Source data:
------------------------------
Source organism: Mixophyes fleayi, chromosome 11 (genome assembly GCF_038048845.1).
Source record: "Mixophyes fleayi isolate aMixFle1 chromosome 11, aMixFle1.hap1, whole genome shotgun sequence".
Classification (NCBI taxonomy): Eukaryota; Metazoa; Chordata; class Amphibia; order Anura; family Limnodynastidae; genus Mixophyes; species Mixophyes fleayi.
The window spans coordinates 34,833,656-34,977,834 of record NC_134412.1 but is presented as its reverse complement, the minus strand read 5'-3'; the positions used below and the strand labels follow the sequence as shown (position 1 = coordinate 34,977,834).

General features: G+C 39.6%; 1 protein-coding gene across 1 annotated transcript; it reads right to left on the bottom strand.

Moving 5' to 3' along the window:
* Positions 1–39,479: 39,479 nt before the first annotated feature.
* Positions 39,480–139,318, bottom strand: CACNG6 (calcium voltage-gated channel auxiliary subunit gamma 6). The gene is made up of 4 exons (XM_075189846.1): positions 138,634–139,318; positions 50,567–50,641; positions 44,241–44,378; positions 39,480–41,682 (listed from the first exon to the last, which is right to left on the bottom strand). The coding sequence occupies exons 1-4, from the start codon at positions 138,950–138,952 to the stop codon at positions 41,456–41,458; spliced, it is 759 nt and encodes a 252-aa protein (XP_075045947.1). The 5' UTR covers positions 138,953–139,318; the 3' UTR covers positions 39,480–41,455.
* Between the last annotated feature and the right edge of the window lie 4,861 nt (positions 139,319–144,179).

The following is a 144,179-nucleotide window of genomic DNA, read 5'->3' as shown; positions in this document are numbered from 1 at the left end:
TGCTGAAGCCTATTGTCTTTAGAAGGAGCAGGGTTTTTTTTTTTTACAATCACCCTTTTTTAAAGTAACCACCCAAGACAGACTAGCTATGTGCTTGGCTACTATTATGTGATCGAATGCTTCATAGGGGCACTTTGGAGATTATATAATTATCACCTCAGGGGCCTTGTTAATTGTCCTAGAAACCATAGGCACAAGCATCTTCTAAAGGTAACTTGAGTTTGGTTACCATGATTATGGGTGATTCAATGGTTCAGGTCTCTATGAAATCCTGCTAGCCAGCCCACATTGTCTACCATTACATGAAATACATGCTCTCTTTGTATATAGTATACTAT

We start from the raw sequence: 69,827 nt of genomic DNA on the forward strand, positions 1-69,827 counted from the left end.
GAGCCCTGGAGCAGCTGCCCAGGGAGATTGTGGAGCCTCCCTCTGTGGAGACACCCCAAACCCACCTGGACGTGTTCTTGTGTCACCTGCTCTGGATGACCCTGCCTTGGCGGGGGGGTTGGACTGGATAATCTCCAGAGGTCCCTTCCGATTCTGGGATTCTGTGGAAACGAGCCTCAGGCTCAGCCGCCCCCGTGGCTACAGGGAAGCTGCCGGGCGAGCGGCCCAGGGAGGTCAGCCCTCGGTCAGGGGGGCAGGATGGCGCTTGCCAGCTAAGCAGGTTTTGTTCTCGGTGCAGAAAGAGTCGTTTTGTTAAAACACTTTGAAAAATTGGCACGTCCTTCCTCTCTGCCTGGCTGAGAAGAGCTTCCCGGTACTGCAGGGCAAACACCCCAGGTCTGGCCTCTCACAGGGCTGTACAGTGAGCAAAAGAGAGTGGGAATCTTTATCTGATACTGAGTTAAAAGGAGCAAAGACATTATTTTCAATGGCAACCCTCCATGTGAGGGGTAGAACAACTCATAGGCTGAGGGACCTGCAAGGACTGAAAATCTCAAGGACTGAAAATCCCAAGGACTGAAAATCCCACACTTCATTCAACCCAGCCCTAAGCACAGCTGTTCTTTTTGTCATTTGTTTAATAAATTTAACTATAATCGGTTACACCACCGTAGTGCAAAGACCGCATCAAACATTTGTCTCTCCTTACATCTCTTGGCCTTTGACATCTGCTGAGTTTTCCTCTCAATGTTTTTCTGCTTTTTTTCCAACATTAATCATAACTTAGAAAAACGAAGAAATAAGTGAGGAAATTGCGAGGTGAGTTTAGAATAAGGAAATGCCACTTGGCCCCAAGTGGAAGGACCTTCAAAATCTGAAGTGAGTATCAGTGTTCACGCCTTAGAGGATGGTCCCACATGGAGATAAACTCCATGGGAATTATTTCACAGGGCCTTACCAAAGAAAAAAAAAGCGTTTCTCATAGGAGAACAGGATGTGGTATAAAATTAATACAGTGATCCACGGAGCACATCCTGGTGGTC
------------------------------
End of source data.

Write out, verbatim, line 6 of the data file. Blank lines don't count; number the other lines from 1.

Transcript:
Moving 5' to 3' along the window: